As of current, the game is not going to support Playstation Move.
I swear to god Laura Bailey and Troy Baker were in every single thing that came out in the last twelve months. Both of them played the Boss in Saints Row The Third (Caucasian female and male respectively), as well as different supporting roles Mass Effect 3 (Laura as the asari lieutenant at the beginning of Priority: Thessia, I think, and Troy as the notoriously comical Kai Leng), and many more. Just look at their IMDB profiles yourself. Here’s Laura’s and here’s Troy’s.
They’re both quite attractive. Just saying…
A Deadpool video game is coming out…
And surprisingly, he’s not voiced by Nolan North, or is he? Oh wait, he is. All that I care about is Deadpool himself actually showed up in Comic Con to announce the game himself, and that was awesome.
The game is being developed by High Moon Studios and will be published by Activision. Anyways, here’s the teaser:
The gameplay itself doesn’t look particularly interesting. It’s seems like another third-person hack-&-slash / shooting. Perhaps the witty dialogue may just be the game changer. Who knows? It’s too early to tell.
I hope you’ve enjoyed our Comic Con coverage. Big shoutouts to all of you who read the articles. I know it sounds corny but you are the reason why we’re doing this. We don’t get paid. Please keep following us on Facebook or Twitter (or start now if you haven’t already done so) for more pop culture opinions.
If you are a huge video game fan like me, you might be disappointed with how little information regarding upcoming games was released today. Either case, there are some noteworthy ones. Let’s just get straight to the point.
Borderlands 2 Wimoweh trailer
2K Games released a trailer for Borderlands 2, showcasing its environments and enemies. The premise of the trailer itself is actually pretty smart. Foes are seemingly presented as predators on plains, and the protagonists as hunters. We also manage to catch a glimpse of character abilities. Not bad.
Two Screenshots from Grand Theft Auto: V
As the title suggests, we have two more pictures from the upcoming GTA. The game is shaping up great. What made GTA: IV memorable was its city – the city was as much of a character as Niko Bellic. Look at the guy dipping his feet in the waters in the second screenshot, and tell me Rockstar Games is not busting their asses trying to create another lively open-world experience.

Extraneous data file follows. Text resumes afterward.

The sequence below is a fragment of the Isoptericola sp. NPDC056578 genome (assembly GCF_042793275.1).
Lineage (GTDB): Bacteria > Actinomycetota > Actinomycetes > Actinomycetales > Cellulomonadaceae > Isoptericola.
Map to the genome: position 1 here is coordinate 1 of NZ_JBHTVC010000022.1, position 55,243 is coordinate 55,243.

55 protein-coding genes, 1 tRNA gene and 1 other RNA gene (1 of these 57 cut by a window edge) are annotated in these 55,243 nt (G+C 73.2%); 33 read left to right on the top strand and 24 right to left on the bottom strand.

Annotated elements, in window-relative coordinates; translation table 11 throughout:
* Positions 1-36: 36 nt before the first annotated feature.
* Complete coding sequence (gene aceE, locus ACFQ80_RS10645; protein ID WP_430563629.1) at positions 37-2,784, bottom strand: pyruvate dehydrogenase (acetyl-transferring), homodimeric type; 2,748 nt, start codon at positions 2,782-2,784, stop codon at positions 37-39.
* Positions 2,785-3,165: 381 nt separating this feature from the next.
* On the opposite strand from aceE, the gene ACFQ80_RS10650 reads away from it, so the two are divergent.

Live Action Street Fighter TV Series in the Making
Now this is scary. No Street Fighter games convey storylines good enough to generate any form of motion picture entertainment. It was proven in the mess back in 1994, as well as the one in 2009. Anyways, the producer of the series will be someone who made this:
Titled Street Fighter: Assassin’s Fist, the story will follow Ken and Ryu through their early years when they were living in the wild and being secluded and all that stereotypical Asian warrior bullshit. There, they learn some fighting skills from Gouken. Unbeknownst to Ken and Ryu, they’re practicing Ansatsuken, which has a dark and tragic legacy. Yea, that’s pretty much it. The press release claims that the story will be “thrilling” and “multi-layered”.
I just had to. Guile theme does go with everything.
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I don’t know if you know this, but female gamers are kind of a big deal.
To be more precise, female gamers are a big deal because they have recently been the center of attention for many large news stories in the video game and popular culture industries. Why? Because they are being sexually bullied and harassed by people who apparently find fulfillment in such mean-spirited actions. Do you remember when you got pushed off the swing in elementary school, and then called names in high school, and then betrayed by your boy/girlfriend in college? The harassment against female gamers is like all of these situations rolled into one, except female gamers tend to never see their bullies face-to-face.